“Can you prove that you are self-aware?” says artificial intelligence researcher Joseph Tagger (Morgan Freeman) to P.I.N.N., latest computer product of his A.I. team. “Can you?” answers P.I.N.N. The same question and answer occur multiple times in this serious-minded sci-fi drama that’s mostly cautionary tale, partly love story.
Can Will Caster’s (Johnny Depp) wife (Rebecca Hall) and close friend/colleague Max Waters (Paul Bettany) upload Will’s consciousness into P.I.N.N.? If so, what will the consequences be? Apocalyptic or utopian? For answers, see “Transcendence.”
Johnny Depp, Rebecca Hall, Paul Bettany and Morgan Freeman are Ph.D’s Will and Evelyn Caster, Max Waters and Joseph Tagger, A.I. researchers whose work, if successful, will lead humankind to its next evolutionary level. “For 130,000 years,” says Will, “our capacity to use human intelligence has not changed, but with intelligent machines we will surpass the intelligence of all humans who have ever lived.” Will is single-minded, a true believer in his work (whose assassination comes as no surprise if you’ve seen the trailer). Evelyn and Paul, as played by Hall and Bettany, are more interesting characters, committed to their research goal but doubtful about its possible outcomes. Reliable Morgan Freeman is fatherly Joseph Tagger.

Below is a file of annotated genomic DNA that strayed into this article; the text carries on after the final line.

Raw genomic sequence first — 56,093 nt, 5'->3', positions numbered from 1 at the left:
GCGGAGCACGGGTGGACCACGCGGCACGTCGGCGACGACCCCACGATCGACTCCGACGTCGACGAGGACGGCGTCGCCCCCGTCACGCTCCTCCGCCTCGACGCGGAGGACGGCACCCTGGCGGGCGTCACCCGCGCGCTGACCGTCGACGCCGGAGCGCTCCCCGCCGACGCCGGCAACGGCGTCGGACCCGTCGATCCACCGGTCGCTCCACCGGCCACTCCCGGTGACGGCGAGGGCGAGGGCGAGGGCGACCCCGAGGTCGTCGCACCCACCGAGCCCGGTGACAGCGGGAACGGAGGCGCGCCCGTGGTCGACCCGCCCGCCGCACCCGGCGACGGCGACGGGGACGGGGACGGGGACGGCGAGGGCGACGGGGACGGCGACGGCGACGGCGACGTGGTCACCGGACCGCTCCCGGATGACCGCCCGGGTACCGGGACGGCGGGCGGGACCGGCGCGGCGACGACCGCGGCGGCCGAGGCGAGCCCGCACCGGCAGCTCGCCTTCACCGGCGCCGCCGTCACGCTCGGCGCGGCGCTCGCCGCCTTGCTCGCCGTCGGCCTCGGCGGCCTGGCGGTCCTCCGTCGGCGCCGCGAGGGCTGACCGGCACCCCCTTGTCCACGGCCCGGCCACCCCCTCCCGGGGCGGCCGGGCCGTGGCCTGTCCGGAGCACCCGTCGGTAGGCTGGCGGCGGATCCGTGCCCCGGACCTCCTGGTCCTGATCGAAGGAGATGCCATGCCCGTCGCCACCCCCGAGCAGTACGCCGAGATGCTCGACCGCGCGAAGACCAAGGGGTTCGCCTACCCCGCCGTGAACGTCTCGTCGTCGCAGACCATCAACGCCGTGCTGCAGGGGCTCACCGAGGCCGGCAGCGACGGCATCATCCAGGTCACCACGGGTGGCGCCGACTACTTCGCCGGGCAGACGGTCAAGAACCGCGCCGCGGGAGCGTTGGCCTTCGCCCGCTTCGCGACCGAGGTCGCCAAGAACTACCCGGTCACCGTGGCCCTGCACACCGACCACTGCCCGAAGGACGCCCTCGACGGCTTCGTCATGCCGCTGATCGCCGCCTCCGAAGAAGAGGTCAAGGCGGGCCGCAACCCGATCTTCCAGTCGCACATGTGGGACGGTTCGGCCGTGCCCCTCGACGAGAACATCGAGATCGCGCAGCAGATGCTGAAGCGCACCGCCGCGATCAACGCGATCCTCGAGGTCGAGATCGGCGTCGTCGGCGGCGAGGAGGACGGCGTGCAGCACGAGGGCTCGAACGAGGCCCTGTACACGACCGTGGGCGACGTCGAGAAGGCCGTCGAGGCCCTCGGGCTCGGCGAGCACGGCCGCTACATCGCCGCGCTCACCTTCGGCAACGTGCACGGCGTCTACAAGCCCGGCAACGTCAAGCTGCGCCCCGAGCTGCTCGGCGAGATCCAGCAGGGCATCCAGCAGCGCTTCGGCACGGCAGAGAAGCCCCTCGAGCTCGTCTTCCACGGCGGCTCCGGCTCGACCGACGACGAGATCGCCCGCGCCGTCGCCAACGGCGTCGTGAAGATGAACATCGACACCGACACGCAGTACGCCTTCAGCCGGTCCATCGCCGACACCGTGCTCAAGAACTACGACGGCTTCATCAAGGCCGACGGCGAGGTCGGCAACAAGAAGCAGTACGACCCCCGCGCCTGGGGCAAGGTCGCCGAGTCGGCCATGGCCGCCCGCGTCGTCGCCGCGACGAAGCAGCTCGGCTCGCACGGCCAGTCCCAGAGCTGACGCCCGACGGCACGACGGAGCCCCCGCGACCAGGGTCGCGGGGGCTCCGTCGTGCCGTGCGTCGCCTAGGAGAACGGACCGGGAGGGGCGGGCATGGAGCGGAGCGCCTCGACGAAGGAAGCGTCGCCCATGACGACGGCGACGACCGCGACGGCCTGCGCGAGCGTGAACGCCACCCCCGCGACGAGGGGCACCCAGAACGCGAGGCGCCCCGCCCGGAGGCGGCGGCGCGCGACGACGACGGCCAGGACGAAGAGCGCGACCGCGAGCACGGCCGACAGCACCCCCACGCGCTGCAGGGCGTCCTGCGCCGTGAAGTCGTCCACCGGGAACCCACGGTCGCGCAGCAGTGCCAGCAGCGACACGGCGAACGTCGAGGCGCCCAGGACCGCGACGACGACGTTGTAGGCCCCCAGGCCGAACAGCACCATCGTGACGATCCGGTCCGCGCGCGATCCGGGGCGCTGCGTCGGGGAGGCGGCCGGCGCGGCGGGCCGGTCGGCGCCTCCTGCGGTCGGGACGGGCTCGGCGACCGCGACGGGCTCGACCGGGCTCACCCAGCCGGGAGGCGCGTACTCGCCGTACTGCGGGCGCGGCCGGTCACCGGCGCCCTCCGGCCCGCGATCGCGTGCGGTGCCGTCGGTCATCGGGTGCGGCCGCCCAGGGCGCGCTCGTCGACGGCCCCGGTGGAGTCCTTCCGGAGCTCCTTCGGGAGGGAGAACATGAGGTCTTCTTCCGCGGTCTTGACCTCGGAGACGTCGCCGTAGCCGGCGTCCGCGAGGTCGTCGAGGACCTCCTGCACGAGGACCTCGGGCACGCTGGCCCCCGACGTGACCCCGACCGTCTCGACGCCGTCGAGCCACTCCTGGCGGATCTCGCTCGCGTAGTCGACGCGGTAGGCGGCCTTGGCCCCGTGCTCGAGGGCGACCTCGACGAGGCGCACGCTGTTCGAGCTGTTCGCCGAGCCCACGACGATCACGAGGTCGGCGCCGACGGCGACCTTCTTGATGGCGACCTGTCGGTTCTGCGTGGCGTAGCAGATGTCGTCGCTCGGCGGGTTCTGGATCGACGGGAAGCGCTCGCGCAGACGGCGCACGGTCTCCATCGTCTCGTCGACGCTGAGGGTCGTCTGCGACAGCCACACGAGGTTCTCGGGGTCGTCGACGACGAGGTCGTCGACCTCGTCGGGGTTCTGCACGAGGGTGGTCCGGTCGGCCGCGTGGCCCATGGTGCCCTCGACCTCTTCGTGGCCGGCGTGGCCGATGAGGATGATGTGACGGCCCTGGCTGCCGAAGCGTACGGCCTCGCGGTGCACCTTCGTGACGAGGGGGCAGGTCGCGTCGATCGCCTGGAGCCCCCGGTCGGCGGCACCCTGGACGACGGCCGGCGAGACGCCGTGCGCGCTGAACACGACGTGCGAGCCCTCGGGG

Others in the cast include Cillian Murphy and Cole Hauser as government agent Buchanan and Colonel Stevens, mobilized to deal with a crisis, and Kate Mara, Clifton Collins Jr., Cory Hardrict and Falk Hentschel as RIFT (Revolutionary Independence From Technology) members, radical opponents of sentient machines and what Will calls “transcendence.”
“Transcendence” is science-fiction drama, addressing important issues with an interesting but flawed narrative. Wally Pfister, master cinematographer, directs from a screenplay by Jack Paglen. The script is the problem: Its love-story ending seems tacked on, belonging to another movie that doesn’t have, as this one does, a post-apocalyptic frame. Max’s mid-film ominous lines — “This thing is like any intelligence. It needs to grow, to evolve. It will want more. After a while, survival will not be enough” — do not suggest a happy ending. Did the front office insist on one?
Rated PG-13 for sci-fi action, violence, some bloody images, strong language and sensuality, “Transcendence” runs 119 minutes. Its principal pleasures are visual, but it’s interesting to talk about afterwards.
“Transcendence” fails to click –
Its love-story ending
Belongs in another flick.